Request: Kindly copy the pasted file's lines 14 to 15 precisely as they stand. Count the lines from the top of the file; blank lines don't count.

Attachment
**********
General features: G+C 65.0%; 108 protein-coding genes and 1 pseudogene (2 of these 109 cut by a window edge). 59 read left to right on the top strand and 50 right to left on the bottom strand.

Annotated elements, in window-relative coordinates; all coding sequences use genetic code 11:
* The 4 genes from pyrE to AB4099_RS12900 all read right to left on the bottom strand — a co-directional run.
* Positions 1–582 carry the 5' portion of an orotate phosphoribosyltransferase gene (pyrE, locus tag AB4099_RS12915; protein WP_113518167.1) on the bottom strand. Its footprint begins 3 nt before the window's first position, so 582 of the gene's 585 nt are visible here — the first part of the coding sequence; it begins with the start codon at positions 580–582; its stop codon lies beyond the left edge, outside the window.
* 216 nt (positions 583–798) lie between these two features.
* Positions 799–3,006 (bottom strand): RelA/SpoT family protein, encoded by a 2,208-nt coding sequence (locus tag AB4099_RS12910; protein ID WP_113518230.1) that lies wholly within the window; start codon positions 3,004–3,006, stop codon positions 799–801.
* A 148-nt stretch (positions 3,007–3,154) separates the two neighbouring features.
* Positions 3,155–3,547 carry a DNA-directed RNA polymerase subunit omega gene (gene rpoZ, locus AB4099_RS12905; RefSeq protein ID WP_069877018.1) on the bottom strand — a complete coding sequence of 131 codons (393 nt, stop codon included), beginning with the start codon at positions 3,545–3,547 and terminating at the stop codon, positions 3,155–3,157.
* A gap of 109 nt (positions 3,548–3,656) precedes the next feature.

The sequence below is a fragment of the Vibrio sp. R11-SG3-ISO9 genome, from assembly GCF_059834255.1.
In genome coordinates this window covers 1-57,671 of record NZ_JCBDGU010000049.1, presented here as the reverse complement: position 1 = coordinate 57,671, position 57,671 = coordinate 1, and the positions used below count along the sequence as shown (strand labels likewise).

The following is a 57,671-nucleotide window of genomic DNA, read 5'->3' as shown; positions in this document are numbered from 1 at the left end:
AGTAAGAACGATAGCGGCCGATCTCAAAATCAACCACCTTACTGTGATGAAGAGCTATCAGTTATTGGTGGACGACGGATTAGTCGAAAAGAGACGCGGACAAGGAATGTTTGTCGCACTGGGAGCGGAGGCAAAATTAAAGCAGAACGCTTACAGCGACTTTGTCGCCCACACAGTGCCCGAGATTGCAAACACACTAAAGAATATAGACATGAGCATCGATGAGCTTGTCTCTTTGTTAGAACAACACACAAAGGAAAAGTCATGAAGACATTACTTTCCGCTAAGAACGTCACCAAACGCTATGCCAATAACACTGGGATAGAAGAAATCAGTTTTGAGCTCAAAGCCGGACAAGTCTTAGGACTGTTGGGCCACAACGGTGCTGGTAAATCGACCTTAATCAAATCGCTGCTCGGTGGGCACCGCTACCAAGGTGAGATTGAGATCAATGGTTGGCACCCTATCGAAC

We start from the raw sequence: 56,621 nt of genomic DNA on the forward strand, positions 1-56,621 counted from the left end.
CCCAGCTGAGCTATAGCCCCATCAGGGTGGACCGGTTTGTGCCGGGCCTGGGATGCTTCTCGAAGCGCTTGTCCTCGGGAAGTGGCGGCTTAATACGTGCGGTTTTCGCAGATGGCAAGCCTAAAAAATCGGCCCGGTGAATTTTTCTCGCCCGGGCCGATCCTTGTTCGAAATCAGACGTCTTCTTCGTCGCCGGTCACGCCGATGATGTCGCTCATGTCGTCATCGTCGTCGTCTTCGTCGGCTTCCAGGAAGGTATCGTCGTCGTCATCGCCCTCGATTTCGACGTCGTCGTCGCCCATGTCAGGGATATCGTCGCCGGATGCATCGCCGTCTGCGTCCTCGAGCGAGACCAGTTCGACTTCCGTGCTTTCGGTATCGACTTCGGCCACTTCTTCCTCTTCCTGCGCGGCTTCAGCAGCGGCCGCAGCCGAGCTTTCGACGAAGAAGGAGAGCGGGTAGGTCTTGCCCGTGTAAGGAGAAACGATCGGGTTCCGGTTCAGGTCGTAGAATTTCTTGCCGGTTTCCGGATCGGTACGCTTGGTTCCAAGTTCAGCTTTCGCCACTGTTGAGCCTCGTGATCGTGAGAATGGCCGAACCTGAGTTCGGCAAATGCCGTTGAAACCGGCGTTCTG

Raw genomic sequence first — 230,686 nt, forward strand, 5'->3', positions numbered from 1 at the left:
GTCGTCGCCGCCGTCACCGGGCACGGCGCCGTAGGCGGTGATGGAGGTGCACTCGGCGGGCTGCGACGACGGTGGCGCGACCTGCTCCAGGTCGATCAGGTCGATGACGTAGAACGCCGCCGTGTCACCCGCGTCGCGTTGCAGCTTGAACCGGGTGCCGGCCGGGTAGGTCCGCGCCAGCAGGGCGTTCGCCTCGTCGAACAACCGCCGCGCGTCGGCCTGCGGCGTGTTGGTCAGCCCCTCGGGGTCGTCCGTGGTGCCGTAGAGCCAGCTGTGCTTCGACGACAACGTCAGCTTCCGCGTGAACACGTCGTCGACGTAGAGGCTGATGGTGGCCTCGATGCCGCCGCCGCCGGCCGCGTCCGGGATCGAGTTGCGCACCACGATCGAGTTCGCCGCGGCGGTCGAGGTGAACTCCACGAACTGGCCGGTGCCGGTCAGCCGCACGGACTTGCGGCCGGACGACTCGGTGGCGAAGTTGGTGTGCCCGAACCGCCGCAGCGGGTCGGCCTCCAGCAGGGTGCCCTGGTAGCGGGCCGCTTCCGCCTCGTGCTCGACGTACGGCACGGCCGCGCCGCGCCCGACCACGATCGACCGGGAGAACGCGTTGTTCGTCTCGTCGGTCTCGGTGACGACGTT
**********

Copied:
We start from the raw sequence: 56,621 nt of genomic DNA on the forward strand, positions 1-56,621 counted from the left end.
CCCAGCTGAGCTATAGCCCCATCAGGGTGGACCGGTTTGTGCCGGGCCTGGGATGCTTCTCGAAGCGCTTGTCCTCGGGAAGTGGCGGCTTAATACGTGCGGTTTTCGCAGATGGCAAGCCTAAAAAATCGGCCCGGTGAATTTTTCTCGCCCGGGCCGATCCTTGTTCGAAATCAGACGTCTTCTTCGTCGCCGGTCACGCCGATGATGTCGCTCATGTCGTCATCGTCGTCGTCTTCGTCGGCTTCCAGGAAGGTATCGTCGTCGTCATCGCCCTCGATTTCGACGTCGTCGTCGCCCATGTCAGGGATATCGTCGCCGGATGCATCGCCGTCTGCGTCCTCGAGCGAGACCAGTTCGACTTCCGTGCTTTCGGTATCGACTTCGGCCACTTCTTCCTCTTCCTGCGCGGCTTCAGCAGCGGCCGCAGCCGAGCTTTCGACGAAGAAGGAGAGCGGGTAGGTCTTGCCCGTGTAAGGAGAAACGATCGGGTTCCGGTTCAGGTCGTAGAATTTCTTGCCGGTTTCCGGATCGGTACGCTTGGTTCCAAGTTCAGCTTTCGCCACTGTTGAGCCTCGTGATCGTGAGAATGGCCGAACCTGAGTTCGGCAAATGCCGTTGAAACCGGCGTTCTG